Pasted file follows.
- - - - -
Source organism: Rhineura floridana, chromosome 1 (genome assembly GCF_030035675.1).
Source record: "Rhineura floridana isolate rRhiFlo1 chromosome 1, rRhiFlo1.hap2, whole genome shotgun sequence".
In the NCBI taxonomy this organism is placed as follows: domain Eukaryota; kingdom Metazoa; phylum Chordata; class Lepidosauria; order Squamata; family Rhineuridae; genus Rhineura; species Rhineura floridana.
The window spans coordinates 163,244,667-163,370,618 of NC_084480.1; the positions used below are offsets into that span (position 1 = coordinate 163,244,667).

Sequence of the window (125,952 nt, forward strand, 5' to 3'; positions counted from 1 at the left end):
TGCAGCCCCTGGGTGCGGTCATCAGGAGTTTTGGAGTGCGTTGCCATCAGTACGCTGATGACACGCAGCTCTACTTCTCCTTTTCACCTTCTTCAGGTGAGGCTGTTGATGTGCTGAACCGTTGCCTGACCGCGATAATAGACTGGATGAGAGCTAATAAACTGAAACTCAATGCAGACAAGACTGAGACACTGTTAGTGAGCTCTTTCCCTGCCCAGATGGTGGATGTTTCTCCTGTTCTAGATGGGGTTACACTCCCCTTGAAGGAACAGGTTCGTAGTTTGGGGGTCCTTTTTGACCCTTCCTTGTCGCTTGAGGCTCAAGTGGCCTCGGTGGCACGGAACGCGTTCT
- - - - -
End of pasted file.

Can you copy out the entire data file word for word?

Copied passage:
Source organism: Rhineura floridana, chromosome 1 (genome assembly GCF_030035675.1).
Source record: "Rhineura floridana isolate rRhiFlo1 chromosome 1, rRhiFlo1.hap2, whole genome shotgun sequence".
In the NCBI taxonomy this organism is placed as follows: domain Eukaryota; kingdom Metazoa; phylum Chordata; class Lepidosauria; order Squamata; family Rhineuridae; genus Rhineura; species Rhineura floridana.
The window spans coordinates 163,244,667-163,370,618 of NC_084480.1; the positions used below are offsets into that span (position 1 = coordinate 163,244,667).

Sequence of the window (125,952 nt, forward strand, 5' to 3'; positions counted from 1 at the left end):
TGCAGCCCCTGGGTGCGGTCATCAGGAGTTTTGGAGTGCGTTGCCATCAGTACGCTGATGACACGCAGCTCTACTTCTCCTTTTCACCTTCTTCAGGTGAGGCTGTTGATGTGCTGAACCGTTGCCTGACCGCGATAATAGACTGGATGAGAGCTAATAAACTGAAACTCAATGCAGACAAGACTGAGACACTGTTAGTGAGCTCTTTCCCTGCCCAGATGGTGGATGTTTCTCCTGTTCTAGATGGGGTTACACTCCCCTTGAAGGAACAGGTTCGTAGTTTGGGGGTCCTTTTTGACCCTTCCTTGTCGCTTGAGGCTCAAGTGGCCTCGGTGGCACGGAACGCGTTCT